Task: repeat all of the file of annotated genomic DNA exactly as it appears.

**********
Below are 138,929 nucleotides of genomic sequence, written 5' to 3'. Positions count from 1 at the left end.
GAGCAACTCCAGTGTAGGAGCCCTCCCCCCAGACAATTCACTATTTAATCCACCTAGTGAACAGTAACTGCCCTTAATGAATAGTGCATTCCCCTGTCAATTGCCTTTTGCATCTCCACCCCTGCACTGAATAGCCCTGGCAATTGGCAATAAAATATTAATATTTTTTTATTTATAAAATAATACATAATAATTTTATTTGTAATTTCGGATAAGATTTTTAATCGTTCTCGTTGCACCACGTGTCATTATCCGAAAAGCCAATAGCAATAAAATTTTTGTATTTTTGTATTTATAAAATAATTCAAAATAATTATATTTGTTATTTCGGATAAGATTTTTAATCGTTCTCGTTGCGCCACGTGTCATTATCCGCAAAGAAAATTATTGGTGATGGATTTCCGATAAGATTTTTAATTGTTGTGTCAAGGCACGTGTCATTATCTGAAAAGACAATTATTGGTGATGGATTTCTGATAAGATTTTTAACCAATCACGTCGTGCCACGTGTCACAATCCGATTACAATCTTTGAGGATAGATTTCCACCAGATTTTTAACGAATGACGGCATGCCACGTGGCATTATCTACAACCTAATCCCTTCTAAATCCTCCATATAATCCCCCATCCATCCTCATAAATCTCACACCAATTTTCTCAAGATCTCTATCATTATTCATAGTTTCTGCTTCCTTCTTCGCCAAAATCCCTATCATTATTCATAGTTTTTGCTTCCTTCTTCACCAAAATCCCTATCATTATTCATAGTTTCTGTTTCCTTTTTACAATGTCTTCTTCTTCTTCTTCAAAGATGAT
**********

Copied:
Below are 138,929 nucleotides of genomic sequence, written 5' to 3'. Positions count from 1 at the left end.
GAGCAACTCCAGTGTAGGAGCCCTCCCCCCAGACAATTCACTATTTAATCCACCTAGTGAACAGTAACTGCCCTTAATGAATAGTGCATTCCCCTGTCAATTGCCTTTTGCATCTCCACCCCTGCACTGAATAGCCCTGGCAATTGGCAATAAAATATTAATATTTTTTTATTTATAAAATAATACATAATAATTTTATTTGTAATTTCGGATAAGATTTTTAATCGTTCTCGTTGCACCACGTGTCATTATCCGAAAAGCCAATAGCAATAAAATTTTTGTATTTTTGTATTTATAAAATAATTCAAAATAATTATATTTGTTATTTCGGATAAGATTTTTAATCGTTCTCGTTGCGCCACGTGTCATTATCCGCAAAGAAAATTATTGGTGATGGATTTCCGATAAGATTTTTAATTGTTGTGTCAAGGCACGTGTCATTATCTGAAAAGACAATTATTGGTGATGGATTTCTGATAAGATTTTTAACCAATCACGTCGTGCCACGTGTCACAATCCGATTACAATCTTTGAGGATAGATTTCCACCAGATTTTTAACGAATGACGGCATGCCACGTGGCATTATCTACAACCTAATCCCTTCTAAATCCTCCATATAATCCCCCATCCATCCTCATAAATCTCACACCAATTTTCTCAAGATCTCTATCATTATTCATAGTTTCTGCTTCCTTCTTCGCCAAAATCCCTATCATTATTCATAGTTTTTGCTTCCTTCTTCACCAAAATCCCTATCATTATTCATAGTTTCTGTTTCCTTTTTACAATGTCTTCTTCTTCTTCTTCAAAGATGAT